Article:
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The Autism Gospel – The Making of a Member

My mind wanders in strange directions. Sometimes I see things happen and spend months trying to piece together exactly what it was about said situation that reveals the work of God. This series on Membership is the result of such wanderings.

 

Looking back from the end of this school year, I can say it has been our toughest ever. Noah’s schedule went something like this:

  • August: mom in hospital with kidney stones; start NEW school 3 days late
  • September: car accident with dad
  • October: strep throat (3 times) & mono
  • November: recovery from mono
  • December: onset of atypical migraine headaches which present with stroke-like symptoms; 8 days in hospital
  • January: realize that I am 4 months behind in my best subjects and 3 years behind in reading
  • February: be told that I will most likely repeat 5th grade…again

I’d say that I don’t know how Noah survived the school year because lets not forget that he did all of this with autism. But something happened early on during the year that set our course on a different trajectory. Seeing it now from the not so distant future, I think I can draw some conclusions about how one small thing made all the difference.

Noise is still Noah’s largest area of sensitivity. He can compensate for sudden noise or even crowd related noise now. But at the end of a taxing day, prolonged noise is very difficult. So I wasn’t surprised to get a call from the principal at Noah school just a few short weeks into school.

Noah had already commented on having difficulty remembering and hearing his car rider number. He had asked for me to make a special tag to attach to his backpack to help him focus on the number in the crowded cafeteria where 200 plus kids gathered for car line every afternoon. I knew he was having difficulty so I was ready for the call.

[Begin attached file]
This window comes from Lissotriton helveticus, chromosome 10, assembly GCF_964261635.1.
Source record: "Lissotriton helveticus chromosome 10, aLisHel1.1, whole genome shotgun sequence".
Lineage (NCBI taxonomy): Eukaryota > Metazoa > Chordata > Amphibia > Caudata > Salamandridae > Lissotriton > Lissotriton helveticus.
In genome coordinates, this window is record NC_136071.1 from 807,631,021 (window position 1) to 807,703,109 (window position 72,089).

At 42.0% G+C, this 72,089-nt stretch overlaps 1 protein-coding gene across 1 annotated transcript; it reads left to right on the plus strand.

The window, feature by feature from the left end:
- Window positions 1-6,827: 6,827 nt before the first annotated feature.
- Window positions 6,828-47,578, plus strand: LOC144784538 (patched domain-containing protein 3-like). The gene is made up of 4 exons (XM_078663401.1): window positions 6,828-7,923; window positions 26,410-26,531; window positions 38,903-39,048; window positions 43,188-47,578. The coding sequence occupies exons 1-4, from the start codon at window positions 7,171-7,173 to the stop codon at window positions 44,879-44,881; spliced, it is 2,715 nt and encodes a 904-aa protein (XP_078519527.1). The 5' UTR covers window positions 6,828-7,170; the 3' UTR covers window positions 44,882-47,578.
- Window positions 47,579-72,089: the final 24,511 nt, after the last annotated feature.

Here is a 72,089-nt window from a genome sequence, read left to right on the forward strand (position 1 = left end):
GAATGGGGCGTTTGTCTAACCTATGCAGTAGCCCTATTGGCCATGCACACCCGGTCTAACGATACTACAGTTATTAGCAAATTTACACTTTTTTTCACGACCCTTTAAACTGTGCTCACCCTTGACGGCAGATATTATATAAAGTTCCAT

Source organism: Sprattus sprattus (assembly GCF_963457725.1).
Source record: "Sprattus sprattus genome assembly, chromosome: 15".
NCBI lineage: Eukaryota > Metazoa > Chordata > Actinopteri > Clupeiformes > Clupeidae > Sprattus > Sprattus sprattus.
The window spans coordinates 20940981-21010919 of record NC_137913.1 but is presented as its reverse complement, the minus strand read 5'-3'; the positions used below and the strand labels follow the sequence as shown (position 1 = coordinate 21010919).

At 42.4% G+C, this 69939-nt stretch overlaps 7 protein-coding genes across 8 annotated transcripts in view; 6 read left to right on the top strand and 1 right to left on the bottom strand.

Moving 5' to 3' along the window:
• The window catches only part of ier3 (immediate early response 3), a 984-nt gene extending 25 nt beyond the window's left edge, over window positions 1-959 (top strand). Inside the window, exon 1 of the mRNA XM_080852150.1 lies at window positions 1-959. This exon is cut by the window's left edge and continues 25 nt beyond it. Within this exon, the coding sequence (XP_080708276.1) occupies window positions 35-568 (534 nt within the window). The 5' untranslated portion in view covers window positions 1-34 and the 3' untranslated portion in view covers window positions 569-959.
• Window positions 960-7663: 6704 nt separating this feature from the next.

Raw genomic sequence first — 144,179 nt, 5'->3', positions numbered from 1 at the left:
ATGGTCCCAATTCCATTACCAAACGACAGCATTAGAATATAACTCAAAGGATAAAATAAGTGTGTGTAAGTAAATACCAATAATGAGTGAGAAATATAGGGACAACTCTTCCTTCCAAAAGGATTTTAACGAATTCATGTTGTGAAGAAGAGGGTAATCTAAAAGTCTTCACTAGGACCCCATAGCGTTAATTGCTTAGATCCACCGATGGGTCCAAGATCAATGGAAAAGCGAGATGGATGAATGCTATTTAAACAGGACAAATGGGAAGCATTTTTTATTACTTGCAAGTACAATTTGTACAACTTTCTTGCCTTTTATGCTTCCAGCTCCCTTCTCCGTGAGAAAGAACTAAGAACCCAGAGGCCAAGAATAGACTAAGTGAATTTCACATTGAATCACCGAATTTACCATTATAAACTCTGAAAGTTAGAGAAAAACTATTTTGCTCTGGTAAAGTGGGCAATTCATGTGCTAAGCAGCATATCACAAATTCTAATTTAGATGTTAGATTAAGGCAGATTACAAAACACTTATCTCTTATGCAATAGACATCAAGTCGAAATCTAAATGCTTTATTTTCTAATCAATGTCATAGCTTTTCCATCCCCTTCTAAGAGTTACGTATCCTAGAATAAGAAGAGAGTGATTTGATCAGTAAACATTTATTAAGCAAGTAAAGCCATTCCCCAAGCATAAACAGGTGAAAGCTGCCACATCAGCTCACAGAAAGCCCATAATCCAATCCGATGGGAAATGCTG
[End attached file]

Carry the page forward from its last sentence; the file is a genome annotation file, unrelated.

She began, “Well, Noah is having some difficulty with the car rider area each afternoon. It is quite loud. He is becoming increasingly anxious. We just don’t think it is going to be possible for him to continue in the cafeteria.” There were several possible solutions to this scenario. I was prepared for each one.

  1. She could have said: We think it would be best for you to pick Noah up early. While I wasn’t opposed to this, I did wonder how it might affect Noah’s ability to build up a threshold for noise. If he is never exposed to noise, he will never learn to use strategies to compensate.
  2. She could have said: We think it would serve Noah best if we kept him in a quiet room separated from the other car riders. While this would definitely lessen Noah’s anxiety, I was concerned about isolating him from peers. I was afraid this would further draw him apart from any possible peer group.
  3. She could have said: We believe it to be in Noah’s best interest if you put him on the Special Education Bus Route. This, again, is a viable solution. But Noah wasn’t ready to ride the bus. And the other children at our apartment complex already laugh at him just coming and going from the car. He won’t even go to the playground unaccompanied. I didn’t want to give them one other thing to laugh at him about.

What I didn’t expect is that she said none of these things. Instead, her solution was something much more than I could have anticipated.

 

She said, “What we are wondering is if we could make Noah a member of Safety Patrol? Putting him in a leadership role would be good for his self-esteem. We think that teaching him to say ‘Good afternoon” to children he does not know would be good for him socially. His speech therapist is willing to work with us on teaching him to say the phrases he would need to utilize. It would give him an instant peer group. We believe making Noah a leader would be good for all of us.

To say I was speechless is an understatement.IMG_7246